Skip to Content, Navigation, or Footer.

Sororities are plagued by inaccurate stereotypes

Sororities and their members stand for a much larger cause

"A sorority's mission statement describes their purpose and intent as an organization." Illustration published on Monday, Nov. 20, 2017.

The glamorous and picture-perfect lives of sorority girls constructed by Hollywood and the media have become iconically tied with American college campuses.

Many students have a warped idea of what it means to be in a sorority, and as a result, those involved in them are unfairly attached to a negative stigma. 

Contrary to common belief, the goals of sororities are not glamour or popularity. Each sorority has a uniting purpose and a distinct mission statement. The women who join these sororities are tied together by a larger cause.

A common misconception about sororities is that the members are simply paying to have friends. In reality, sorority dues cover the cost of chapter operations and sisterhood activities.

Social media and movies have fostered the idea that sororities select their members based solely on appearance and wealth. While it is important and common to dress in a more elegant or professional manner during the rush process, this stereotype is unfounded.

Each sorority has specific academic and social requirements, and selection is based on those components. These organizations seek well-rounded women who demonstrate the potential to be leaders.

In movies like "Legally Blonde," sorority girls appear to be intellectually inferior in comparison to their peers on campus. 

Most sororities have GPA requirements that must be met to rush and maintained to continue being an active member of the sorority.

At ASU, the all-Greek GPA is actually higher than that of the general undergraduate class. According to the ASU Annual Greek Report, in the spring semester of 2017 the all-sorority GPA was 3.33, which is higher than the all-female GPA, which was 3.15. 

In that same semester, there were 1,765 Dean's List recipients, and 35 percent of those came from the sorority and fraternity community despite the fact that Greek life makes up only nine percent of the undergraduate student population. 

The statistics speak for themselves — the women in sororities are high achievers and committed to their academic careers.

"I have met many genuine, strong women through my sorority,"  Kylie Churnetski, Greek life Wellness Committee leader, member of Alpha Chi Omega and freshman nutrition major, said. "All of these girls have aspirations beyond the stars and are willing to do what it takes to reach them, including late nights studying, taking internships and working — all while participating in Greek life."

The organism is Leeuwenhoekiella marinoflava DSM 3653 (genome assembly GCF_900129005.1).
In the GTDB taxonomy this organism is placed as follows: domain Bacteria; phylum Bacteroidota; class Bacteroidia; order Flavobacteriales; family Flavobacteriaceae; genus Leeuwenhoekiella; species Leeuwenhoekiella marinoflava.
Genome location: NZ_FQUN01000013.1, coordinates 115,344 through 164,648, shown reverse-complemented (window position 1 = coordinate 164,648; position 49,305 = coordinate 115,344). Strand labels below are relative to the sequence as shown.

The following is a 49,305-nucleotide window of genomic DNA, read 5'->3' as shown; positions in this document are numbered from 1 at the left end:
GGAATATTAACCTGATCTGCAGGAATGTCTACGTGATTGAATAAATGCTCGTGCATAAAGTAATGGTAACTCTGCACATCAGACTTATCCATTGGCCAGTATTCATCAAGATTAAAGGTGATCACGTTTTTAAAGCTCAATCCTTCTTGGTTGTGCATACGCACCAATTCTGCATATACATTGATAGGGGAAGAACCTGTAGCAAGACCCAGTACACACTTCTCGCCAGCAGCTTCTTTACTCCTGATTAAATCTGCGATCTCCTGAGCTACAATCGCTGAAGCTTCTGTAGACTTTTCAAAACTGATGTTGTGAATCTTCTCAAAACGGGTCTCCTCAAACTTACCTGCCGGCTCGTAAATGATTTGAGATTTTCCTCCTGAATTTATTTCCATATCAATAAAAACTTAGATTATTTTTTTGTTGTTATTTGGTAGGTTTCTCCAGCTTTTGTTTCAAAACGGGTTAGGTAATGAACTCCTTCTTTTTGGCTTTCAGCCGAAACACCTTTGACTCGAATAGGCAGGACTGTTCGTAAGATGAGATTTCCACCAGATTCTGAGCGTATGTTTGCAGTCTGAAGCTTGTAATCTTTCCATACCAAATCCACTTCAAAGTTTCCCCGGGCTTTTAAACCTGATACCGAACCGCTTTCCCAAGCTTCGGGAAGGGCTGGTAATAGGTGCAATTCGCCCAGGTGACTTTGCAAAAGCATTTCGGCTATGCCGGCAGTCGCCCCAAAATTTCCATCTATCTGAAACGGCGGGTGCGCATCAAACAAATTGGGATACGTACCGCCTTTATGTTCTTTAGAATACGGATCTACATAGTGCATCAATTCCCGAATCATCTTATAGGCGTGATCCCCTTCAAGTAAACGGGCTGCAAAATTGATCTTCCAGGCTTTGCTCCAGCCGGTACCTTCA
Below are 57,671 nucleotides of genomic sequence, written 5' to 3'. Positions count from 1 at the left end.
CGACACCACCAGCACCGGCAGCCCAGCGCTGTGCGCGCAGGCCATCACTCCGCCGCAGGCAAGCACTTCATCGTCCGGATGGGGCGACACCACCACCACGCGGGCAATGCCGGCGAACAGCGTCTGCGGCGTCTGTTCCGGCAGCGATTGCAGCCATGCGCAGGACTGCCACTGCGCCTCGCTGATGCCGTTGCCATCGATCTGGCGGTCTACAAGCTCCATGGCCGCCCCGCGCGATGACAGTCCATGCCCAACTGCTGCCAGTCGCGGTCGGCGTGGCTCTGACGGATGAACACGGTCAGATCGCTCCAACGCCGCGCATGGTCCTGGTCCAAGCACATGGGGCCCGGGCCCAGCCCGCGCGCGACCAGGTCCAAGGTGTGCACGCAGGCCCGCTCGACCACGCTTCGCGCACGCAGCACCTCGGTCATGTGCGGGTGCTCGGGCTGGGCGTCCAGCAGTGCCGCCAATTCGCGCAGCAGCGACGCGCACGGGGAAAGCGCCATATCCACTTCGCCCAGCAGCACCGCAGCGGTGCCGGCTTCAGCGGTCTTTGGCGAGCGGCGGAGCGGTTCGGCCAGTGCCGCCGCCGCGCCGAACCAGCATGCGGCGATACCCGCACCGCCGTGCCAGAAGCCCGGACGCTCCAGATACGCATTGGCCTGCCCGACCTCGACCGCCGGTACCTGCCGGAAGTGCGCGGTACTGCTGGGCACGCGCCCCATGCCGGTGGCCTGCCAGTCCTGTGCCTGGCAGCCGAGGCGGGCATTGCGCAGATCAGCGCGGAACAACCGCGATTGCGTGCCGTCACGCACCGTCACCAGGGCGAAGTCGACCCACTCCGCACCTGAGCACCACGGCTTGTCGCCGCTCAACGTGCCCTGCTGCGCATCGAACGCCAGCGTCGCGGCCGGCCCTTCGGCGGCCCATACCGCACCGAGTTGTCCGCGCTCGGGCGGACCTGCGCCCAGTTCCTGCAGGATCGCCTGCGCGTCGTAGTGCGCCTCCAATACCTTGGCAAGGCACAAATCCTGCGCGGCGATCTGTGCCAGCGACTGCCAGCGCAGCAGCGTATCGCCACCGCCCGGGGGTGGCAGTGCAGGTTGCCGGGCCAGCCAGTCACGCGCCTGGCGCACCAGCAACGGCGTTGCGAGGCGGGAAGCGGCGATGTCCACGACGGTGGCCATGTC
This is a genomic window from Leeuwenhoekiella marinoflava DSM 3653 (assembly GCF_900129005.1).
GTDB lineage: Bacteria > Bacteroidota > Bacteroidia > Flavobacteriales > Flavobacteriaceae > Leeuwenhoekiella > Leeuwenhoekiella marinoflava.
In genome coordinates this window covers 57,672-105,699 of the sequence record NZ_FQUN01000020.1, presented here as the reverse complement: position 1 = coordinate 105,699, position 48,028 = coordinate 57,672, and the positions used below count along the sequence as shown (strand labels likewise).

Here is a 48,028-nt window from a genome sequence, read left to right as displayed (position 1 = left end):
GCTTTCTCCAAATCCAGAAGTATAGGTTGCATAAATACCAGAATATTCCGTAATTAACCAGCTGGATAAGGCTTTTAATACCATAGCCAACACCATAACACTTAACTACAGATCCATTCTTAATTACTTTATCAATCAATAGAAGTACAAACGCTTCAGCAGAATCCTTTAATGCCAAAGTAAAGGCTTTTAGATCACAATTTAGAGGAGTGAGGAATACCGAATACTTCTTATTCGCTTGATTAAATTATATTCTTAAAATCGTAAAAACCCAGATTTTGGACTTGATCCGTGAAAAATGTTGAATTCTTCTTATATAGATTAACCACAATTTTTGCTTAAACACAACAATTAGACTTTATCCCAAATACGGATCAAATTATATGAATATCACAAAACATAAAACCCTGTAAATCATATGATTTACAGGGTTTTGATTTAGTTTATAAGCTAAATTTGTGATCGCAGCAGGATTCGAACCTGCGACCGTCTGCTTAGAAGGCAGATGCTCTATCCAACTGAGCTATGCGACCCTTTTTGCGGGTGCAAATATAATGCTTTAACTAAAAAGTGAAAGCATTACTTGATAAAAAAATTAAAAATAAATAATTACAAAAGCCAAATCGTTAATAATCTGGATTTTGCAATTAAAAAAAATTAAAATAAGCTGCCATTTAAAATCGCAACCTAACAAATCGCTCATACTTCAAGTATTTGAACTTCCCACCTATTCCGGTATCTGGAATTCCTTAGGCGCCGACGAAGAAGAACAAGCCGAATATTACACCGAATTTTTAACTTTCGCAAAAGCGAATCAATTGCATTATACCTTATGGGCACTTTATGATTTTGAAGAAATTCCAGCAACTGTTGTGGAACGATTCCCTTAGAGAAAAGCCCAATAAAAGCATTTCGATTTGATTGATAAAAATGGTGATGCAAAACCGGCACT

The philanthropy aspect of sororities is often overlooked by the public because it isn't always explicit. Each chapter of each sorority has a cause that is the central to the organization. Sororities host multiple events each year to raise money for their selected causes, and millions of dollars are donated each year by Greek life organizations across the nation. 

"Community service is something that each sorority and fraternity participates in multiple times throughout the year," Churnetski said. "The Greek community is very involved in their own philanthropic events, and in supporting their fellow Panhellenic groups." 

There is a sorority or fraternity for anyone who is interested. The organizations come in many different shapes and sizes, with varying focuses. These include religious, business, cultural and social Greek life groups. 

Sororities are a great way for women to be a part of something meaningful in college. These young women learn valuable leadership skills and are empowered through these organizations. It is unfair to stigmatize these women with outdated and unrealistic stereotypes. 

Reach the columnist at or follow @adrienne_dunn on Twitter.

Editor’s note: The opinions presented in this column are the author’s and do not imply any endorsement from The State Press or its editors.

Want to join the conversation? Send an email to Keep letters under 500 words and be sure to include your university affiliation. Anonymity will not be granted.

Like The State Press on Facebook and follow @statepress on Twitter.

Continue supporting student journalism and donate to The State Press today.

Subscribe to Pressing Matters



This website uses cookies to make your expierence better and easier. By using this website you consent to our use of cookies. For more information, please see our Cookie Policy.